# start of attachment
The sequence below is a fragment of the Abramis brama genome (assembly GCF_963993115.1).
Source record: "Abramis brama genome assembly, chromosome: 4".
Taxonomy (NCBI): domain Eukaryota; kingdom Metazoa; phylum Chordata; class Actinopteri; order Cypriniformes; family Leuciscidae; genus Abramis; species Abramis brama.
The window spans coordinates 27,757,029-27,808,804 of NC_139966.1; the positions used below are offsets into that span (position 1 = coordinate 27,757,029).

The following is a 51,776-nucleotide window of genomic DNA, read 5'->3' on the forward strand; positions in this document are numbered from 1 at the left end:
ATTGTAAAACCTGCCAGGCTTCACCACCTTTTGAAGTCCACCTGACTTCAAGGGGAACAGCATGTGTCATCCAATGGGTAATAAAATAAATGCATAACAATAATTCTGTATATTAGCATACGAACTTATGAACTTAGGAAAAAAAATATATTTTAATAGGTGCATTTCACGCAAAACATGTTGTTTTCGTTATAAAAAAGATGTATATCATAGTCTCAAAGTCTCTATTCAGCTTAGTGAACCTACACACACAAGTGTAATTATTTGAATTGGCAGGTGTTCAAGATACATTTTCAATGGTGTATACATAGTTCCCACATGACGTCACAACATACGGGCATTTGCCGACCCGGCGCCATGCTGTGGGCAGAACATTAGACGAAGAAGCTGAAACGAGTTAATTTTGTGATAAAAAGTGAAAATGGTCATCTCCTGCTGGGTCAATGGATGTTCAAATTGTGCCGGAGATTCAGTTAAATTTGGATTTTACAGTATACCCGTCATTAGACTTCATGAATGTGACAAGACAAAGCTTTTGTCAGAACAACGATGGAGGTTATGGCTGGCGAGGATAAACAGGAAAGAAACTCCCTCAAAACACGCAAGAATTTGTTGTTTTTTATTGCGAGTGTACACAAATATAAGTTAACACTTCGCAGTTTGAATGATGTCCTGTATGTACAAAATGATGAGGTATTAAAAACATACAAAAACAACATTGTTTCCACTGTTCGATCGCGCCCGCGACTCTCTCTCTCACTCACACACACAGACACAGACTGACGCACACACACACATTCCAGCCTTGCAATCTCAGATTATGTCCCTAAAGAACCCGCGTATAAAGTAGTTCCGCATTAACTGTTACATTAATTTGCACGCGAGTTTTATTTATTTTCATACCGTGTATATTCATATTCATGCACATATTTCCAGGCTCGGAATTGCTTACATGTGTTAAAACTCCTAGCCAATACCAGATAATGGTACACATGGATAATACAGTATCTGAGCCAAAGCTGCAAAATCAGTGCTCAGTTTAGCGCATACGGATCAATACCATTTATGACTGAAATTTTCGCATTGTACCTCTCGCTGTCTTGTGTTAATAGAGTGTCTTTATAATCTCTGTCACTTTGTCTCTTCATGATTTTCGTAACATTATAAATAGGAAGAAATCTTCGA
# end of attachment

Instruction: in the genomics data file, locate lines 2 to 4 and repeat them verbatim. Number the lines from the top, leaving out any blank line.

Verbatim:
Source record: "Abramis brama genome assembly, chromosome: 4".
Taxonomy (NCBI): domain Eukaryota; kingdom Metazoa; phylum Chordata; class Actinopteri; order Cypriniformes; family Leuciscidae; genus Abramis; species Abramis brama.
The window spans coordinates 27,757,029-27,808,804 of NC_139966.1; the positions used below are offsets into that span (position 1 = coordinate 27,757,029).